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Jim Murray

A Golfing Study of Opposites

February 05, 1989|Jim Murray

Nobody is named "Sandy Lyle." At least, no golfer. There's no such person. It's a made-up name, a fictional character. Something out of a comic strip, a Saturday serial.

We're asked to believe there's a Scottish golfer by that name. Believe that and you'll start to think Frank Merriwell was a real person.

Golfers from Great Britain are named Nick Faldo. Ian Woosnam. Gordon Brand Jr. Sandy Lyle for a golfer is like Sir Galahad for a knight. Something out of Tennyson, not a phone book.

Mark Calcavecchia is real enough, all right. Mark couldn't be anything else. You'd come up to Mark Calcavecchia and he'd say, "I'm Mark Calcavecchia," and you'd be tempted to say, "Of course you are!"

Mark comes out of the caddy shacks of south Florida. Mark looks as if he just climbed down from the cab of a semi at a truck stop. Mark is a kind of beer-from-a-bottle guy. A shut-up-and-deal guy from the old neighborhood.

He sees nothing difficult about golf. No heavy lifting. You don't need a cut man. You get to keep your teeth and eyes. No one ever got knocked out by a green. Cold-cocked by a sand trap. Can you get a nosebleed on a water hazard? What's so tough about a 10-foot putt? The ball doesn't curve, hop, flutter, knuckle. Orel Hershiser isn't throwing it at you. You're not playing for your own money. It's always your deal. Mark can't believe his good luck.

Alexander Walter Barr Lyle is a braw lad who comes comes out of Maxwelton's bonnie braes. His ancestors invented the ruddy game. He probably eats haggis and drinks Glenlivet. When you hear his name, you can hear the pipes skirl. He probably should play his golf in a plaid skirt with a whisk broom on it.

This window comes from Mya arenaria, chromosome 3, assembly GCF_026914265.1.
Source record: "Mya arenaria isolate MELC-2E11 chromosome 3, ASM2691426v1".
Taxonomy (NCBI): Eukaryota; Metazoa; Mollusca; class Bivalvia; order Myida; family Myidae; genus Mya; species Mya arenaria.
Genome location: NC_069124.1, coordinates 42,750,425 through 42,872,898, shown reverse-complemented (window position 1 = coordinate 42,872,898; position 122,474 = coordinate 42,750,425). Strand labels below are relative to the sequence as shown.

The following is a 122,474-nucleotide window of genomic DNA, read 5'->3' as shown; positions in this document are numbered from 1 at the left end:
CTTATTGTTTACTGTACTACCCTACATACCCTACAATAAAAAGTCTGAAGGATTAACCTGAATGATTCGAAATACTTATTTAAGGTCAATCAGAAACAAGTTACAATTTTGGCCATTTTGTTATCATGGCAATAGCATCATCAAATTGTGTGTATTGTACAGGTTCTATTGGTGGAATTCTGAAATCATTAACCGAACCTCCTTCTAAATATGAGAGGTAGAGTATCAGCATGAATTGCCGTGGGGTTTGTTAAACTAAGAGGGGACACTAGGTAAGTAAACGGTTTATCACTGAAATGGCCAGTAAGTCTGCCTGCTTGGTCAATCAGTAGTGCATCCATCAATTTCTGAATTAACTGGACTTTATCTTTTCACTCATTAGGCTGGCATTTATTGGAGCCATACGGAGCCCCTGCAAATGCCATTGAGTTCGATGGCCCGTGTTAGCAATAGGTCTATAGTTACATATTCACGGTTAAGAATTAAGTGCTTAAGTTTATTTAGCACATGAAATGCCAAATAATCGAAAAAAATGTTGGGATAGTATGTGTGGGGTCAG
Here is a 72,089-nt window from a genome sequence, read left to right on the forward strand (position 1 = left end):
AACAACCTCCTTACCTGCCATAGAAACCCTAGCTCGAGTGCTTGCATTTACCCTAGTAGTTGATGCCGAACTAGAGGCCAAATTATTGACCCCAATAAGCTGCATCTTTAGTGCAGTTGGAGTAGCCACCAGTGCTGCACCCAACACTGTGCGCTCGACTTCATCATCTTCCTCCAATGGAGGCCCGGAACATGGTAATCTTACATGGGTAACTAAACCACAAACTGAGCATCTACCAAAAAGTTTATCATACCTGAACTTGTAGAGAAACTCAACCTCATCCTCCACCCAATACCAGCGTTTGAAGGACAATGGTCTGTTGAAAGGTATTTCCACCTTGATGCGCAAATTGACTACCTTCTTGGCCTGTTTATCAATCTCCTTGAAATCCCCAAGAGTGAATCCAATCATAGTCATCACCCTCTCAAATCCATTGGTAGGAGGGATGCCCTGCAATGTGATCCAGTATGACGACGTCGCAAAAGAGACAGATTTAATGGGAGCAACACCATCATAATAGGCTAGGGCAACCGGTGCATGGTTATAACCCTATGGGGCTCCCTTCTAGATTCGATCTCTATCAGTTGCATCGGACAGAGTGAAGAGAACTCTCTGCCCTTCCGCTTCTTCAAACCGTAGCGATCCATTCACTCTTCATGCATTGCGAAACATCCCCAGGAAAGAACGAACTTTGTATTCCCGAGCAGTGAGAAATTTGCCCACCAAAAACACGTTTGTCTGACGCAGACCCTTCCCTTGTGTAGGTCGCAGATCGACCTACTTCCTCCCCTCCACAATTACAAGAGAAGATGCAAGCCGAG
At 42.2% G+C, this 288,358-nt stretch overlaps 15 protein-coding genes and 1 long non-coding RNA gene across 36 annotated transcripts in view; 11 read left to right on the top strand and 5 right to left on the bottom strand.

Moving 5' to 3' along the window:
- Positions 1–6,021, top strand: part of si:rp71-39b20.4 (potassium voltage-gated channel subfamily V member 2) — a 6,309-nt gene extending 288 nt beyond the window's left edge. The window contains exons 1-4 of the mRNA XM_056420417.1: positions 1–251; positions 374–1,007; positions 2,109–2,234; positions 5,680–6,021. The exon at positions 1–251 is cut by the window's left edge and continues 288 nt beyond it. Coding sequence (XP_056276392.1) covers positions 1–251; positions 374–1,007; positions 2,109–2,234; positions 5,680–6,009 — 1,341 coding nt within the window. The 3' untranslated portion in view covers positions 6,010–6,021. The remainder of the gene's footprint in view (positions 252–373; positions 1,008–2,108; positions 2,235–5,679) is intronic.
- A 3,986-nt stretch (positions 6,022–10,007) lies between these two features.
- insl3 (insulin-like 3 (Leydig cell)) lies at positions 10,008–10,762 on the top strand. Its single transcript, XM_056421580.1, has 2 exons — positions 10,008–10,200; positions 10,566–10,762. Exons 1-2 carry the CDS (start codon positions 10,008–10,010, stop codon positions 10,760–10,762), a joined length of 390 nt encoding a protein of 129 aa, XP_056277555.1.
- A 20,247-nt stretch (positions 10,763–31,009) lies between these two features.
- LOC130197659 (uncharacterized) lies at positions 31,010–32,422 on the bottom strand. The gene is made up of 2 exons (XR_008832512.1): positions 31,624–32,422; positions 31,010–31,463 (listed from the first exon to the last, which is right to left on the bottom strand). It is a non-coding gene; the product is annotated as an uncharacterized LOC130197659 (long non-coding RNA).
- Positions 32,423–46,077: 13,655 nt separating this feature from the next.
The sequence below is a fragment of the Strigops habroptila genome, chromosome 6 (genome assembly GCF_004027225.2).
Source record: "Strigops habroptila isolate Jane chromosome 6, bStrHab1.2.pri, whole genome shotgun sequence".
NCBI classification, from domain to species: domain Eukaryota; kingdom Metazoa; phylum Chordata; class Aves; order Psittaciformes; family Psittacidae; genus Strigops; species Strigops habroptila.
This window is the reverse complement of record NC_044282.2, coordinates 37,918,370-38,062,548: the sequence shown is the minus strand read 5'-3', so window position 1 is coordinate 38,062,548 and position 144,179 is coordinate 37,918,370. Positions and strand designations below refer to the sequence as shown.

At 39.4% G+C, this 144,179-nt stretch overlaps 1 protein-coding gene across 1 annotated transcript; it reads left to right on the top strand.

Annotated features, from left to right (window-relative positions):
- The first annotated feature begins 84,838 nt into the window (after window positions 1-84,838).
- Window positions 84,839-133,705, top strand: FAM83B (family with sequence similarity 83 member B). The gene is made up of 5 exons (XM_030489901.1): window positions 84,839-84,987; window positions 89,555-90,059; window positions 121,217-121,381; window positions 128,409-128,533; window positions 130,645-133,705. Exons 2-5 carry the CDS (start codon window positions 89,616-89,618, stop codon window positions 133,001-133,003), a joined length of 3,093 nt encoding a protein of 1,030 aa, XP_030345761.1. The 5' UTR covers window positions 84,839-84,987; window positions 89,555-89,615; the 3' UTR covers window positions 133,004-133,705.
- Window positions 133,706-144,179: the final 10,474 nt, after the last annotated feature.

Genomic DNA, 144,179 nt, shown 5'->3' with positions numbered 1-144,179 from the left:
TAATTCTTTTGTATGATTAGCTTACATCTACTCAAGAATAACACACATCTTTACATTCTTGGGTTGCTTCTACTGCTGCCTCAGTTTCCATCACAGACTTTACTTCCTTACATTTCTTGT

Alexander knows how tough a game golf is. His dad was a golf club pro. If you want to know how tough a game golf is, try teaching it to someone at a country club. No Scot worth his malt ver underestimates the game of golf.

Mark Calcavecchia is not that inhibited. Listen to Mark summing up the hallowed, not to say, haloed, grounds of Riviera this week at the 63rd annual L.A. Open. "There's a few good driving holes out there, only 4 or 5." (This will come as news to great players of the past who played Riviera and thought there were 18 good driving holes out there.)

"There's a lot of holes where you can just hit it," Calcavecchia claims. "You can make birdies. You can just skate around it."

Sandy Lyle, for his part, is not so tempted to put Riviera on a par with a rubber-mat golf course somewhere in Texas. Sandy was, he said, just glad to play it and to feel it suited his game, which is long and straight but not adventurous.

It's not that Sandy is overly modest. When asked to name the five best golfers on the planet today, he conceded he would have to put himself among them. He also said he would include Seve Ballesteros and Curtis Strange but was hard put to round out the rest of the fivesome.

This odd couple led this year's Nissan L.A. Open into the truncated third round at Riviera Saturday, the frowning, phlegmatic Scotsman and the brash, give-me-my-driver-and-stand-back Yank.

They could play only 9 holes Saturday, but Calcavecchia characteristically went around trying to drag the course home to the cave by the hair. Lyle went around romancing it with long irons.

An all-day soaking, identified by the weatherman as "occasional light rain," had left Riviera a-drip, looking for all the world like a listing ship and playing about the same.

Rain is supposed to make a course 3 shots more difficult, but today's golfer asks nothing more of a course than that the ball doesn't bounce. He'll take it from there. Give him a green where the ball sticks like a taproom dart and he's like a kid in a candy store. These guys could birdie a flood. Their idea of a perfect green would be a swamp.

It was a strange tournament. Because of the storm, the tournament proper seemed to be trying to catch up to itself.

Day's end Saturday found the leaders in the position of having to play 27 holes Sunday, nine holes to catch up to the field and 18 holes to keep themselves in front.

Four were tied for the lead. The odd couple, then Hale Irwin, the grand old man of the Tour looking, with a patch on his forehead, like the loser in a dock fight. Then, there was Fred (Boom Boom) Couples, another player who, like Calcavecchia, pulls out the wood and aims for the moon. Right behind them was the Queen's Own, Nick Faldo, the Brit playing under his right name.

Calcavecchia seemed to have more trouble finding the birdie holes than he thought. He found 2 of them in his 9 holes. He also found 2 bogey holes.

Alexander W.B. Lyle, Esq., who has probably played a lot more waterlogged golf than any Calcavecchia, could do no better.

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